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December 04, 1942 - Image 3

Resource type:
The Michigan Daily, 1942-12-04

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Open Season






Michigan to Pit Power
against Fleet Canadians

Freslunen Are
Picked to Win
Track Contest

Putting the stress on offense, par-
ticularly power plays, Michigan's
hockey team wound up its practices
last night for the first game of the
season against London here tomorrow
The task of giving the Wolverines
a scoring punch seems to rest on the
shoulders of Bob Opland, tall sopho-
more center from Highland Park. A
good passer, he has a hard, accurate
shot and is one of the best stick-
handlers to play for the Maize and
Blue in several years. He's one of
the few who have played organized
hockey before coming to Michigan,
having played amateur hockey with
Calumet in the Upper Peninsula.
1irst Line Strong
Teaming up with Opland on the
first line are Bob Kemp, senior from
Oakville, Ontario, and either Ed
Reichert, Ann Arbor senior, or Bill.
Dance, senior from New York. Kemp
is a fair stick handler and a good
shot and should do his share of the
scoring, while Reichert, changed
from 'a defenseman, to a wing, is an
excellent back checker, but not as
good a shot as Opland or Kemp,
The second line of Roy Bradley,
Jack Athens, and Roy Anderson is
lighter than the first but makes up
for its lack of weight with its fighting
spirit. A smooth passing unit, it's
liable to break loose at any time.
Captain Hank Loud will be back at
his spot in the nets for the Wolver-
ines, kicking 'em out almost as fast
as they come in. Small for a goalie,
Loud has made Michigan fans forget
about his size by his performance in
goal for the past two years. Seldom
spectacular, he has always been hard
to score on even when his defense has
been almost pathetic.
Gridders on.Team
At defense Coach Eddie is planning
to start two gridders, Bob Derleth
and Bob Stenberg. Big and rugged,
Lowrey hopes they'll give Michigan
the hard checking defense lacking in,
previous years. If they stop their
London opponents as well as they.
stop practice foes, they'll make Loud's
Job an easy one. Derleth is also a
good stick-handler and passer, and

moves up with the front line on
power plays. These two, alternating
with Fred Bryan, will probably play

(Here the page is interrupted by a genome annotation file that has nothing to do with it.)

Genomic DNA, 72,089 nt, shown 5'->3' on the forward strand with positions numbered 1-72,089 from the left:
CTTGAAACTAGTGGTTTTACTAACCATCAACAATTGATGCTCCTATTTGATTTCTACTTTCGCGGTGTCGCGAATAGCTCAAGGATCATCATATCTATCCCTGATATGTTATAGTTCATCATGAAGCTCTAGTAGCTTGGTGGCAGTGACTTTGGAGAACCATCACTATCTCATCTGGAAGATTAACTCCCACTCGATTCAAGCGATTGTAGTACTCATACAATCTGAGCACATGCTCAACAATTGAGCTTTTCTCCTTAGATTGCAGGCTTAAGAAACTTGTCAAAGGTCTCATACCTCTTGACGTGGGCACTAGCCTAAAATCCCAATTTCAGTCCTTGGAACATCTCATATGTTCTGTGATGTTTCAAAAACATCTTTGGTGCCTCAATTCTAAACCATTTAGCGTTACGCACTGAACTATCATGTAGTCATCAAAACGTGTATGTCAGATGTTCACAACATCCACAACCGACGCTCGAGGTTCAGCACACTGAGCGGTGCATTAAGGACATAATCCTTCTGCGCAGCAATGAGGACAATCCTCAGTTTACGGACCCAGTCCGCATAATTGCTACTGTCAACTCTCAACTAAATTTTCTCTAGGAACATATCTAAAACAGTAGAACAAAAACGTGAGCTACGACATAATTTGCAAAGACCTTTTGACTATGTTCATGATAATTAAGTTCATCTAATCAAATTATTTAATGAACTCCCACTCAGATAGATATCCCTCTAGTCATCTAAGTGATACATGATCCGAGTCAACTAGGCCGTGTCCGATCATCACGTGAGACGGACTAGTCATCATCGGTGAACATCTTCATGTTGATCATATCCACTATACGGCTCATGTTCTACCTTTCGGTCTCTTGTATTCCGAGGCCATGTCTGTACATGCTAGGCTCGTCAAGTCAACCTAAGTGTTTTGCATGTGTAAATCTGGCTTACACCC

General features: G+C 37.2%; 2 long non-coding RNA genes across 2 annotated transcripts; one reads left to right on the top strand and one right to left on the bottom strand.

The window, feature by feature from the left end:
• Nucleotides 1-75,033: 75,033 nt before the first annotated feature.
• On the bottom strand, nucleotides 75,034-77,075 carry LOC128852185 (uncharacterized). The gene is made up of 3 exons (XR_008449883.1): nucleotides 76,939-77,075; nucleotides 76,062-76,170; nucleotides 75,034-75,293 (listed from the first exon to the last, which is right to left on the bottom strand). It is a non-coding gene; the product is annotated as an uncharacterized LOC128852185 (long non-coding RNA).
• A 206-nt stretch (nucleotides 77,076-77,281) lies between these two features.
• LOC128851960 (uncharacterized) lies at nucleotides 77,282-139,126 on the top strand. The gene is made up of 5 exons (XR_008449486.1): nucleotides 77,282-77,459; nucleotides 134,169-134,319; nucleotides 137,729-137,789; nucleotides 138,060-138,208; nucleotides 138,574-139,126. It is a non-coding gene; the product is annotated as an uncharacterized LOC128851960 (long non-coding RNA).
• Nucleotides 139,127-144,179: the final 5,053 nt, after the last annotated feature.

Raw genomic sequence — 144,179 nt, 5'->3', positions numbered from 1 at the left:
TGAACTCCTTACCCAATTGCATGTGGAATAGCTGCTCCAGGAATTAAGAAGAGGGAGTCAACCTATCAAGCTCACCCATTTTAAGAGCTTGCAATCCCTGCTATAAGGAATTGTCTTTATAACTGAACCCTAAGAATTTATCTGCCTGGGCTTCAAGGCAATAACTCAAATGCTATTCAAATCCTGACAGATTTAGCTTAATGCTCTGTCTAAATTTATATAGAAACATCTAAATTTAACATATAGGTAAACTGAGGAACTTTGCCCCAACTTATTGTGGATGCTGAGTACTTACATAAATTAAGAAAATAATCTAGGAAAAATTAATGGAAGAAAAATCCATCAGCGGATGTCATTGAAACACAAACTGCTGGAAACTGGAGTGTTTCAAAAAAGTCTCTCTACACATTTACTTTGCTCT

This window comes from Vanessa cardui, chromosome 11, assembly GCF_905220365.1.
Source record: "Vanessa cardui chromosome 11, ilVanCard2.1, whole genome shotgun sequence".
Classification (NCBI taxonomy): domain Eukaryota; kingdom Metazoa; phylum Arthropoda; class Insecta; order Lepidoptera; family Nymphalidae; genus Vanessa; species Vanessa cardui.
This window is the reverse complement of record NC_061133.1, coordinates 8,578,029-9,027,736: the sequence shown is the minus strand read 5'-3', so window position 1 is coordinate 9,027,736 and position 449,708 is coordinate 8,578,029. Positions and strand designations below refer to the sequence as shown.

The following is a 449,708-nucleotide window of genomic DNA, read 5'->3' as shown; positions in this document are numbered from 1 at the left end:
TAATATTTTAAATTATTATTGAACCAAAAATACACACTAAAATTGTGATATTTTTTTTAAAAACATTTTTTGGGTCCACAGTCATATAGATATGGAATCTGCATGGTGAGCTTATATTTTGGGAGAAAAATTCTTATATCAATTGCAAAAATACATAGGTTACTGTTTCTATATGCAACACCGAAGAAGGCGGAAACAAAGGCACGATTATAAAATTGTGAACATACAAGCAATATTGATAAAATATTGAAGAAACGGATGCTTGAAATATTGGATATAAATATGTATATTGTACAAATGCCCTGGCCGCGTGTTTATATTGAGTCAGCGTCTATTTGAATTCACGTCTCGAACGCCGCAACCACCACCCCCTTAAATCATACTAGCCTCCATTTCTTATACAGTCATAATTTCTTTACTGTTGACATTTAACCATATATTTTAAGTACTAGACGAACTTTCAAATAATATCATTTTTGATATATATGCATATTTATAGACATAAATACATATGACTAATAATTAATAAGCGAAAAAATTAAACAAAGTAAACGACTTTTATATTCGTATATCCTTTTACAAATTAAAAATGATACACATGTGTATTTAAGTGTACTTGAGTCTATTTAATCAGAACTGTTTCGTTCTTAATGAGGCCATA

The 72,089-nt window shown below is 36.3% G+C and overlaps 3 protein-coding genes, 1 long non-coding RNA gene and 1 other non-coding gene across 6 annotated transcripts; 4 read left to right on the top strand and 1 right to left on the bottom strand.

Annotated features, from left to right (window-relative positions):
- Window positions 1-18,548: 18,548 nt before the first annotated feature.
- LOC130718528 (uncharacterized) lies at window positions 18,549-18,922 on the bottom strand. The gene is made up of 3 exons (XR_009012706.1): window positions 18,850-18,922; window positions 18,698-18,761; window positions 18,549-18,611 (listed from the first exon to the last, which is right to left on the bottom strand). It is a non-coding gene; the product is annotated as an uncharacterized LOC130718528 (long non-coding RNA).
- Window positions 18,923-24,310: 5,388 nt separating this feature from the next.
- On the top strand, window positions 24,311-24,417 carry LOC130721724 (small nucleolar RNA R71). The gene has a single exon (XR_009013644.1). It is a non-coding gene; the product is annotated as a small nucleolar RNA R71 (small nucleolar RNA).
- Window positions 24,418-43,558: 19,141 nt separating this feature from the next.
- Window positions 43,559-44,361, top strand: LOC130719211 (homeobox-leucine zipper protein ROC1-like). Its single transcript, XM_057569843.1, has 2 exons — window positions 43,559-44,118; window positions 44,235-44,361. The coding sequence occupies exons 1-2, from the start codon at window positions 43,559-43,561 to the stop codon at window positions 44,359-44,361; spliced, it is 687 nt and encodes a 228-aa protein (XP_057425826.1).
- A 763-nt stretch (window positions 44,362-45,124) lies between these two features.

the whole game.
According to Lowrey, the team as
a whole is green and lacks smooth-

will send another fighting
Michigan ice sextet against the
Canadians tomorrow.
ness, but its fighting spirit should
help even the match with the more
experienced Canadians.
Tonight the players will rest while
the frosh puckmen hold their first
workout. Tomorrow's game at the
Coliseum will begin at 8 o'clock, and
admission to students will be 40 cents'
with identification cards; to others,
75 cents.
All eligible sophomores and sec-
and semester freshmen are urged
to try out for The Daily sports
staff. This includes women. No
previous journalistic ability is
needed. See Bud Hendel any af-
ternoon at the Student Publica-
tions office..

Qualifying Heats to Be
Today and Tomorrow;
Finals Next Saturday
Combination of superior numbers
and better than average quality es-{
tablished the Michigan Frosh squadc
as favorite in the inter-class track
meet December 12 at Yost Field
Qualifying heats for the Univer-
sity's first class battle in more than
10 years will begin this afternoon on
the Field House cinder track for near-
ly two score athletes who are sched-
uled to participate in ROTC war
maneuvers tomorrow afternoon. The,
remaining contestants will qualify
tomorrow as scheduled previously..
Frosh Are Enthusiastic
Varsity Coach Ken Doherty em-
phasized the enthusiasm of the Frosh
trackmen as another vital factor in
their favor. "The boys on Coach Chet
Stackhouse's Frosh squad are all
pepped up about the meet and are
set on winning," Doherty declared.
An analysis of the Frosh squad re-
veals balance and power in both track
and field events. With four high
jumpers, three pole vaulters, several
outstanding entries in the middle and
long distances and sure point-winners
in the other field events, the Frosh
are set for a scoring picnic.
Howison Looks Good
Heading that class of '46 is a trio
of outstanding performers, including
Bob Howison, Midland youth, who
has held the state scholastic quarter-
mile crown during the past two sea-
sons; Eugene Moody, Oak Park, Ill.,
who has sailed over 12 feet in the pole
vault; and George Kraeger, Indian-
apolis, Ind., whose 40-foot tosses set
him up as a threat in the 16-pound
shot put.
The Senior squad appears to be
destined for runner-up honors. Head-
ing the lads of '43 is Captain Dave
Matthews, Varsity half-miler. Listed
on his team are Bob Ufer, national